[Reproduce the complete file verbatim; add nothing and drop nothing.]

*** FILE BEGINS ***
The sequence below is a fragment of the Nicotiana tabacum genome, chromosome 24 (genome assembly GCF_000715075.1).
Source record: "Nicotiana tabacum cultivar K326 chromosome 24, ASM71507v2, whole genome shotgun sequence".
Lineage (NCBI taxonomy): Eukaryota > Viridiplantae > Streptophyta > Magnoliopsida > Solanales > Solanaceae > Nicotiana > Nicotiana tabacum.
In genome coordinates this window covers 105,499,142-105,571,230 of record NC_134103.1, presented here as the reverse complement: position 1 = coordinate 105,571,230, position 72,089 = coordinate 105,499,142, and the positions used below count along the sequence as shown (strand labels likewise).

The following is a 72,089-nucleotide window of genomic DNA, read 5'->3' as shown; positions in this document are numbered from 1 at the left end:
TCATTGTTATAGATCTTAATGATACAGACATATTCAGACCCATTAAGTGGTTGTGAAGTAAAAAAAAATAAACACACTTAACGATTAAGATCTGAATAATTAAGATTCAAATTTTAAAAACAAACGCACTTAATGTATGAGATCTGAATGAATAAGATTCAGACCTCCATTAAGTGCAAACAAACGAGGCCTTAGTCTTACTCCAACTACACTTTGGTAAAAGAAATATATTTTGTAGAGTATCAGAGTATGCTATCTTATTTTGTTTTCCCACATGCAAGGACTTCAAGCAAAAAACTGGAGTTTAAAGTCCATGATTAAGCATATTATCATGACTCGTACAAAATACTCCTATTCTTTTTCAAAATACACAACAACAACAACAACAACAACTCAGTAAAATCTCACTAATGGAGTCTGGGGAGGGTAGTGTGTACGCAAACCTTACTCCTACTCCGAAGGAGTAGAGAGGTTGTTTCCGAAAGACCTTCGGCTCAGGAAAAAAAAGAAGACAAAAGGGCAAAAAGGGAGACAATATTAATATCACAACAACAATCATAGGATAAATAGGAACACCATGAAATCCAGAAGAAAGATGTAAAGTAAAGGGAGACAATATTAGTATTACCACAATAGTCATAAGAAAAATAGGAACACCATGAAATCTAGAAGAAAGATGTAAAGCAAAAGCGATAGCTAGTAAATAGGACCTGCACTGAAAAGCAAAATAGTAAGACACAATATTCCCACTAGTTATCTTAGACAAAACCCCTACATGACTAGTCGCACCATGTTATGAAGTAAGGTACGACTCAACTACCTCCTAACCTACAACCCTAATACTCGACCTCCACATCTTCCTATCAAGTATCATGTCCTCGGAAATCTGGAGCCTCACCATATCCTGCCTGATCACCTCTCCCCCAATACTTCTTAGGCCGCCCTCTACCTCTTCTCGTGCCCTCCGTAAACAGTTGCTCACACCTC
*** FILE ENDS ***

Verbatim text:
The sequence below is a fragment of the Nicotiana tabacum genome, chromosome 24 (genome assembly GCF_000715075.1).
Source record: "Nicotiana tabacum cultivar K326 chromosome 24, ASM71507v2, whole genome shotgun sequence".
Lineage (NCBI taxonomy): Eukaryota > Viridiplantae > Streptophyta > Magnoliopsida > Solanales > Solanaceae > Nicotiana > Nicotiana tabacum.
In genome coordinates this window covers 105,499,142-105,571,230 of record NC_134103.1, presented here as the reverse complement: position 1 = coordinate 105,571,230, position 72,089 = coordinate 105,499,142, and the positions used below count along the sequence as shown (strand labels likewise).

The following is a 72,089-nucleotide window of genomic DNA, read 5'->3' as shown; positions in this document are numbered from 1 at the left end:
TCATTGTTATAGATCTTAATGATACAGACATATTCAGACCCATTAAGTGGTTGTGAAGTAAAAAAAAATAAACACACTTAACGATTAAGATCTGAATAATTAAGATTCAAATTTTAAAAACAAACGCACTTAATGTATGAGATCTGAATGAATAAGATTCAGACCTCCATTAAGTGCAAACAAACGAGGCCTTAGTCTTACTCCAACTACACTTTGGTAAAAGAAATATATTTTGTAGAGTATCAGAGTATGCTATCTTATTTTGTTTTCCCACATGCAAGGACTTCAAGCAAAAAACTGGAGTTTAAAGTCCATGATTAAGCATATTATCATGACTCGTACAAAATACTCCTATTCTTTTTCAAAATACACAACAACAACAACAACAACAACTCAGTAAAATCTCACTAATGGAGTCTGGGGAGGGTAGTGTGTACGCAAACCTTACTCCTACTCCGAAGGAGTAGAGAGGTTGTTTCCGAAAGACCTTCGGCTCAGGAAAAAAAAGAAGACAAAAGGGCAAAAAGGGAGACAATATTAATATCACAACAACAATCATAGGATAAATAGGAACACCATGAAATCCAGAAGAAAGATGTAAAGTAAAGGGAGACAATATTAGTATTACCACAATAGTCATAAGAAAAATAGGAACACCATGAAATCTAGAAGAAAGATGTAAAGCAAAAGCGATAGCTAGTAAATAGGACCTGCACTGAAAAGCAAAATAGTAAGACACAATATTCCCACTAGTTATCTTAGACAAAACCCCTACATGACTAGTCGCACCATGTTATGAAGTAAGGTACGACTCAACTACCTCCTAACCTACAACCCTAATACTCGACCTCCACATCTTCCTATCAAGTATCATGTCCTCGGAAATCTGGAGCCTCACCATATCCTGCCTGATCACCTCTCCCCCAATACTTCTTAGGCCGCCCTCTACCTCTTCTCGTGCCCTCCGTAAACAGTTGCTCACACCTC